Muzhou Wu, PhD


Research Assistant Professor of Dermatology

Boston University School of Medicine

Administrative Office

Boston University School of Medicine

609 Albany Street, Boston, MA 02118
Tel: 617-358-9743
Fax: 614-358-9709


2004 B.S. University of Science and Technology of China, Hefei, Anhui
2009 Ph.D. Stony Brook University, Stony Brook, NY
2009-2012 Neuroscience Postdoctoral Fellow Mount Sinai School of Medicine, New York, NY
2014-2017 Dermatology Postdoctoral Associate Boston University School of Medicine, Boston, MA

Research Interests

  • Biomarker Epigenetic cancer therapy
  • Novel therapy for melanoma
  • Melanoma biomarker
  • Melanoma immunotherapy


Dr. Muzhou Wu’s research interests involve identifying the molecular basis for epigenetic alternations in melanoma development and progression using novel pharmacological inhibitors targeting specific epigenetic proteins. The experimental approaches include both in vitro cell-based assays and preclinical animal models of human disease, including melanoma xenograft model and PDX model. Dr. Wu is also seeking to develop quantitative tools utilizing critical molecular biomarkers, to predict patient responses to targeted epigenetic therapies, which will help to optimize therapeutic decision-making for a personalized approach to treatment of patients with advanced melanoma.


Selected Publications

  • Hanly A, Gibson F, Kuang K, Kalin J, Nocco S, Alani RM, Wu M (2020) Drugging the epigenome: overcoming resistance to targeted and immunotherapy in advanced melanoma. Pending
  • Wu M, Hanly A, Gibson F, Kuang K, Kalin J, Nocco S, Collard M, Cole M, Chen A, Agus F, Labadorf A, Cole PA, Alani RM (2020) A novel selective CoREST inhibitor mediates phenotype switching and overcomes therapy resistance in melanoma. Pending
  • Anastas JN, Zee BM, Kalin JH, Kim M, Guo R, Alexandrescu S, Blanco MA, Wu M, Nocco S, Bernstein BE, Alani R, Golub TR, Cole PA, Filbin MG, Shi Y Re-programing Chromatin with a Bifunctional LSD1/HDAC Inhibitor Induces Therapeutic Differentiation in DIPG. (2019) Cancer Cell. Nov 11;36(5):528-544 PMID: 31631026
  • Kim E, Zucconi B, Wu M, Nocco SE, Meyers DJ, McGee J, Venkatesh S, Cohen DL, Gonzalez EC, Ryu B, Cole PA and Alani RM (2019) MITF Expression Predicts Therapeutic Vulnerability to p300 Inhibition in Human Melanoma. Cancer Research May 15;79(10):2649-2661. PMID: 30910803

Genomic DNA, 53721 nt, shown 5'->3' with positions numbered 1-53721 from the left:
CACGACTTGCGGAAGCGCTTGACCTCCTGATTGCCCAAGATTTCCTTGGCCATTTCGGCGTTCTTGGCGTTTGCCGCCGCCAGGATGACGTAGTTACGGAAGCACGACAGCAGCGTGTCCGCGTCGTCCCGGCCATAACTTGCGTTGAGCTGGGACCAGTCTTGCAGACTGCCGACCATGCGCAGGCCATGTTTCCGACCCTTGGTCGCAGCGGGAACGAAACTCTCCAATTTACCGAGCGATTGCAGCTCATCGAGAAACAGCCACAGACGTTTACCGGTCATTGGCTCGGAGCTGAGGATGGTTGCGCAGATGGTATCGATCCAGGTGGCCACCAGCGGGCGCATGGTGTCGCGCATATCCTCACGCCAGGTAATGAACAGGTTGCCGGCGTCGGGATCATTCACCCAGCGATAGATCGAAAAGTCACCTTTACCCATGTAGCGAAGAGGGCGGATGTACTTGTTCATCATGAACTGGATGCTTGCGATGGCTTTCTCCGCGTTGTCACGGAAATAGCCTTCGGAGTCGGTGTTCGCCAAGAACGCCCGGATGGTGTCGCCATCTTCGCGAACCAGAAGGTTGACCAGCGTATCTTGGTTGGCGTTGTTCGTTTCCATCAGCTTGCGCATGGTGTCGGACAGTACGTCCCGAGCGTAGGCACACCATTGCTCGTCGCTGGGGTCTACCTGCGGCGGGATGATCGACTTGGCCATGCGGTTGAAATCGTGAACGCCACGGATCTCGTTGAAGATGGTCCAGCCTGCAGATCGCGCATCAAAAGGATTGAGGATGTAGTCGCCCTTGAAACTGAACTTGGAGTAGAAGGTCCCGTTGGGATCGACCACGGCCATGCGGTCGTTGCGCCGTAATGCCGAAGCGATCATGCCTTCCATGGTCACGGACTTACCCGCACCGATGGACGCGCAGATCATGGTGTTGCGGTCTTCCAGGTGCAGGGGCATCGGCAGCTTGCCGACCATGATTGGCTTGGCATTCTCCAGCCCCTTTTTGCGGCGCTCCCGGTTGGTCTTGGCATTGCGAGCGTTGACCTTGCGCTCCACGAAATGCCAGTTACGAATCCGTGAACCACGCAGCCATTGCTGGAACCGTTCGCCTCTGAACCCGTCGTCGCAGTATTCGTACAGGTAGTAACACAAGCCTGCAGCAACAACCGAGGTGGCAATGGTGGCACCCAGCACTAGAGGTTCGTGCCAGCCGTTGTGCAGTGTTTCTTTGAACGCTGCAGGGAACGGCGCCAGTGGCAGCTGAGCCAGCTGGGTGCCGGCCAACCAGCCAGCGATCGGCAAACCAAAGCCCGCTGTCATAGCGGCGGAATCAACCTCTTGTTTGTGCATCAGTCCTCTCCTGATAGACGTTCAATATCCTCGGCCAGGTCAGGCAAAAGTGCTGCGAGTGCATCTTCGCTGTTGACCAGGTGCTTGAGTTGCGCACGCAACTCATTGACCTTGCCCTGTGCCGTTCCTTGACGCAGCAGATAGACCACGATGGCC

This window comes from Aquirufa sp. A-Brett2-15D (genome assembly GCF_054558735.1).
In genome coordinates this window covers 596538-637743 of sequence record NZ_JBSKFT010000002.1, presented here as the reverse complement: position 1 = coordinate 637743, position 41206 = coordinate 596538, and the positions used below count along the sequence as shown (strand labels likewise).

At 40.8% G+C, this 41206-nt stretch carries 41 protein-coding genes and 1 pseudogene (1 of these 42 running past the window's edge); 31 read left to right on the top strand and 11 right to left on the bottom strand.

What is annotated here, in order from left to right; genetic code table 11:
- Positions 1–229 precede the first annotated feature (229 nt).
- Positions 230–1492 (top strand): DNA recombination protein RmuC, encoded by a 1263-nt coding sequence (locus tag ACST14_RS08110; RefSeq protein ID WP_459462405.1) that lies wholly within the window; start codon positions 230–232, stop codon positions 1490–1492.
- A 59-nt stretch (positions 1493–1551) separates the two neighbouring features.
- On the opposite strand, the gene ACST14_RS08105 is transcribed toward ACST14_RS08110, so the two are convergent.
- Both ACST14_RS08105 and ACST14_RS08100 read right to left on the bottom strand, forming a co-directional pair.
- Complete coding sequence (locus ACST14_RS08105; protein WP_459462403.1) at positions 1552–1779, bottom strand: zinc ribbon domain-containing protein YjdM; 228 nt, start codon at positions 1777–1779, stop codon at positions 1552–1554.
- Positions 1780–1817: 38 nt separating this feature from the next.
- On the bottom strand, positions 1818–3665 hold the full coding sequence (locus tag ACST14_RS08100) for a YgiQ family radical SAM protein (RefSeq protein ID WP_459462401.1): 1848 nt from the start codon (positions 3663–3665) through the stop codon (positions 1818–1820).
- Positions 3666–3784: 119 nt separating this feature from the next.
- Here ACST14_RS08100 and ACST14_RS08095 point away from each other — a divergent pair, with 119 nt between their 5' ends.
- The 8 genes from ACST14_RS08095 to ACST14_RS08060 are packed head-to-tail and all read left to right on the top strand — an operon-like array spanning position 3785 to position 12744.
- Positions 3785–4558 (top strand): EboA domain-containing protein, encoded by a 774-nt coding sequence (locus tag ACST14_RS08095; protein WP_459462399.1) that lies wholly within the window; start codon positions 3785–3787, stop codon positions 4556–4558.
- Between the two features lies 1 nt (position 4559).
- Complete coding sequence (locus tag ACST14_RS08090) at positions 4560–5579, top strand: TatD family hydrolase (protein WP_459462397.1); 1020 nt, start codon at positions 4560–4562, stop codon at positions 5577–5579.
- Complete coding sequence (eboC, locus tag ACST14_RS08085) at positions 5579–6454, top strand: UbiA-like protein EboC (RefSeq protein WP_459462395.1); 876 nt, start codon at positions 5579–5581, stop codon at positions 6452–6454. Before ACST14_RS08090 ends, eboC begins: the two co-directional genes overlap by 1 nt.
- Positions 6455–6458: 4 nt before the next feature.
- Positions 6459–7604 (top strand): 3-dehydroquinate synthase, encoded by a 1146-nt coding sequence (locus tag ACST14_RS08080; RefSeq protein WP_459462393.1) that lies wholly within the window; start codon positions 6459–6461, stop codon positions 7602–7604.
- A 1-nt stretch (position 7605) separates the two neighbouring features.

• Wu M⌠, Kalin J⌠, Das J, Panova I, Chung HJ, Kim E, Roberts HJ, Roberts JM, Prusevich P, Jeliazkov JR, Burman SSR, Fairall L, Milano C, Eroglu A, Proby CM, Dinkova-Kostova AT, Hancock WW, Gray JJ, Bradner JE, Valente S, Hu Y, Schwabe J, Alani RM, Cole PA. (⌠ equal contribution) (2018) Targeting the CoREST Complex with Dual Histone Deacetylase and Demethylase Inhibitors. Nature Communication. Jan 4;9(1):53 PMID: 29302039
  • Eisenstein A, Chen E, Raghunathan R, Xu X, Wu M, McLean M, McGee J, Ryu B, Alani RM. (2018) Emerging Biomarkers in Cutaneous Melanoma. Molecular Diagnosis & Therapy. Apr;22(2):203-218. PMID: 29411301
  • Magri L, Gacias-Monserrat M, Wu M, Swiss V, Phillips GR, Casaccia P. (2013) Myc-dependent transcriptional regulation of cell cycle and nucleosomal histones during oligodendrocyte differentiation. Neuroscience, special Issue “The secrets of CNS white matter”. PMID: 24502923
  • Wu M, Hernandez M, Shen S, Kelkar D, Wang J, O’Leary R, Phillips GR, Sabo JK, Cate HS, Casaccia P. (2012) Differential modulation of the oligodendrocyte transcriptome by sonic hedgehog and bone morphogenetic protein 4 via opposing effects on histone acetylation. Journal of Neuroscience, May 9; 32(19): 6651-64. PMID: 22573687
  • Wu M, Nissen JC, Chen EI, Tsirka SE (2012) Tuftsin promotes an anti-inflammatory switch and attenuates symptoms in experimental autoimmune encephalomyelitis. PLoS One, 7(4): e34933. PMID: 22529957
  • Wu M, Tsirka SE. (2009) Endothelial NOS-deficient mice reveal dual roles for nitric oxide during experimental autoimmune encephalomyelitis, Glia, 57, 1204-1215. PMID: 19170181
  • Bhasin M, Wu M, Tsirka SE. (2007) Modulation of microglial/macrophage activation by macrophage inhibitory factor (TKP) or tuftsin (TKPR) attenuates the disease course of experimental autoimmune encephalomyelitis, BMC Immunology, 8: 10 PMID: 17634104